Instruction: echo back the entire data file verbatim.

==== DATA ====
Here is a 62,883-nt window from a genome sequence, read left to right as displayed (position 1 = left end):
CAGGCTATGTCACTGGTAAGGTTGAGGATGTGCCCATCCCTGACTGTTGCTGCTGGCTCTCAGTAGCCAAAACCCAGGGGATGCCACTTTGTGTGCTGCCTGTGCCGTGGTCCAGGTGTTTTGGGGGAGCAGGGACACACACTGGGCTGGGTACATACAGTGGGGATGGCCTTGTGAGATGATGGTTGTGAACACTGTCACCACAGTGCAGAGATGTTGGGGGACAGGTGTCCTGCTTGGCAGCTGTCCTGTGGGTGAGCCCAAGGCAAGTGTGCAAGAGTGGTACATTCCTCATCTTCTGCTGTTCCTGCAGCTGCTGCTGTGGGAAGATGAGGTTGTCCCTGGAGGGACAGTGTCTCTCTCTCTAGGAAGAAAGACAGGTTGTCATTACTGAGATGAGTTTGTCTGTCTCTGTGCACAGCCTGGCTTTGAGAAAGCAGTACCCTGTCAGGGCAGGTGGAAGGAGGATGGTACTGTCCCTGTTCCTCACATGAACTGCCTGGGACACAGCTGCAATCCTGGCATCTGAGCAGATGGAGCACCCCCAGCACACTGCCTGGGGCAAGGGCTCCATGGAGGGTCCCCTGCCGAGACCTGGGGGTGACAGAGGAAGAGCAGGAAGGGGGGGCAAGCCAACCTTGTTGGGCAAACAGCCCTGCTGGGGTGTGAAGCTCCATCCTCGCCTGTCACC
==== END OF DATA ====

Here is a 62,883-nt window from a genome sequence, read left to right as displayed (position 1 = left end):
CAGGCTATGTCACTGGTAAGGTTGAGGATGTGCCCATCCCTGACTGTTGCTGCTGGCTCTCAGTAGCCAAAACCCAGGGGATGCCACTTTGTGTGCTGCCTGTGCCGTGGTCCAGGTGTTTTGGGGGAGCAGGGACACACACTGGGCTGGGTACATACAGTGGGGATGGCCTTGTGAGATGATGGTTGTGAACACTGTCACCACAGTGCAGAGATGTTGGGGGACAGGTGTCCTGCTTGGCAGCTGTCCTGTGGGTGAGCCCAAGGCAAGTGTGCAAGAGTGGTACATTCCTCATCTTCTGCTGTTCCTGCAGCTGCTGCTGTGGGAAGATGAGGTTGTCCCTGGAGGGACAGTGTCTCTCTCTCTAGGAAGAAAGACAGGTTGTCATTACTGAGATGAGTTTGTCTGTCTCTGTGCACAGCCTGGCTTTGAGAAAGCAGTACCCTGTCAGGGCAGGTGGAAGGAGGATGGTACTGTCCCTGTTCCTCACATGAACTGCCTGGGACACAGCTGCAATCCTGGCATCTGAGCAGATGGAGCACCCCCAGCACACTGCCTGGGGCAAGGGCTCCATGGAGGGTCCCCTGCCGAGACCTGGGGGTGACAGAGGAAGAGCAGGAAGGGGGGGCAAGCCAACCTTGTTGGGCAAACAGCCCTGCTGGGGTGTGAAGCTCCATCCTCGCCTGTCACC